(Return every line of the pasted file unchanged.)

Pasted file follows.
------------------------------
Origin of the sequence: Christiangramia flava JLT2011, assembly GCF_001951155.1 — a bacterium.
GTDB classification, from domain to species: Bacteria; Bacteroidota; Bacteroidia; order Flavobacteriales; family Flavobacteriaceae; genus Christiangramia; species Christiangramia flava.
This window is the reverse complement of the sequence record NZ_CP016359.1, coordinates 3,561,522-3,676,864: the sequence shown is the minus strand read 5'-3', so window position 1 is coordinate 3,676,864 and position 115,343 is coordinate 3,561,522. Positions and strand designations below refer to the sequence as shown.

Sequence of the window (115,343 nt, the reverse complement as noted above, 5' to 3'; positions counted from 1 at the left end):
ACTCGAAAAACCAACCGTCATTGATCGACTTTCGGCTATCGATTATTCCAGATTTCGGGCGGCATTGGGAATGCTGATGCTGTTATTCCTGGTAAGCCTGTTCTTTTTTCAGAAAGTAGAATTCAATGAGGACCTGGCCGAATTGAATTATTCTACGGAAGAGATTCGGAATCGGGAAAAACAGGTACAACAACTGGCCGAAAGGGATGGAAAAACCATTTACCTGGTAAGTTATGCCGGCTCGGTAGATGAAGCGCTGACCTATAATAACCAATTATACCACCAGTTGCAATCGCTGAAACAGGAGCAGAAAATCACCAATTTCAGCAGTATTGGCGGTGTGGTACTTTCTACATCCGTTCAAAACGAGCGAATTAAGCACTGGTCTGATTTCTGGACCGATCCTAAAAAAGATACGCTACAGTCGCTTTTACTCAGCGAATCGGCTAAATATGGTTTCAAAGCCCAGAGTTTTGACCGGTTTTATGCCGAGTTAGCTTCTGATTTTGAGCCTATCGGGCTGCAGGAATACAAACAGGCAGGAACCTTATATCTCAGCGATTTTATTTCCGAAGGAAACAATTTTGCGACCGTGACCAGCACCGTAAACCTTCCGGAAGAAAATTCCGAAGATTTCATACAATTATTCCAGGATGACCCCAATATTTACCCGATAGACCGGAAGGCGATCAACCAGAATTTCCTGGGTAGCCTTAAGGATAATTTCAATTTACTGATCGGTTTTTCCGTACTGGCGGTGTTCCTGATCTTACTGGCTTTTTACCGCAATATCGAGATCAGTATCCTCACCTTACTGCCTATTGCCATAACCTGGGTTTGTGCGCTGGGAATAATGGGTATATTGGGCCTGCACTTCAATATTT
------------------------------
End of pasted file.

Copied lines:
Origin of the sequence: Christiangramia flava JLT2011, assembly GCF_001951155.1 — a bacterium.
GTDB classification, from domain to species: Bacteria; Bacteroidota; Bacteroidia; order Flavobacteriales; family Flavobacteriaceae; genus Christiangramia; species Christiangramia flava.
This window is the reverse complement of the sequence record NZ_CP016359.1, coordinates 3,561,522-3,676,864: the sequence shown is the minus strand read 5'-3', so window position 1 is coordinate 3,676,864 and position 115,343 is coordinate 3,561,522. Positions and strand designations below refer to the sequence as shown.

Sequence of the window (115,343 nt, the reverse complement as noted above, 5' to 3'; positions counted from 1 at the left end):
ACTCGAAAAACCAACCGTCATTGATCGACTTTCGGCTATCGATTATTCCAGATTTCGGGCGGCATTGGGAATGCTGATGCTGTTATTCCTGGTAAGCCTGTTCTTTTTTCAGAAAGTAGAATTCAATGAGGACCTGGCCGAATTGAATTATTCTACGGAAGAGATTCGGAATCGGGAAAAACAGGTACAACAACTGGCCGAAAGGGATGGAAAAACCATTTACCTGGTAAGTTATGCCGGCTCGGTAGATGAAGCGCTGACCTATAATAACCAATTATACCACCAGTTGCAATCGCTGAAACAGGAGCAGAAAATCACCAATTTCAGCAGTATTGGCGGTGTGGTACTTTCTACATCCGTTCAAAACGAGCGAATTAAGCACTGGTCTGATTTCTGGACCGATCCTAAAAAAGATACGCTACAGTCGCTTTTACTCAGCGAATCGGCTAAATATGGTTTCAAAGCCCAGAGTTTTGACCGGTTTTATGCCGAGTTAGCTTCTGATTTTGAGCCTATCGGGCTGCAGGAATACAAACAGGCAGGAACCTTATATCTCAGCGATTTTATTTCCGAAGGAAACAATTTTGCGACCGTGACCAGCACCGTAAACCTTCCGGAAGAAAATTCCGAAGATTTCATACAATTATTCCAGGATGACCCCAATATTTACCCGATAGACCGGAAGGCGATCAACCAGAATTTCCTGGGTAGCCTTAAGGATAATTTCAATTTACTGATCGGTTTTTCCGTACTGGCGGTGTTCCTGATCTTACTGGCTTTTTACCGCAATATCGAGATCAGTATCCTCACCTTACTGCCTATTGCCATAACCTGGGTTTGTGCGCTGGGAATAATGGGTATATTGGGCCTGCACTTCAATATTT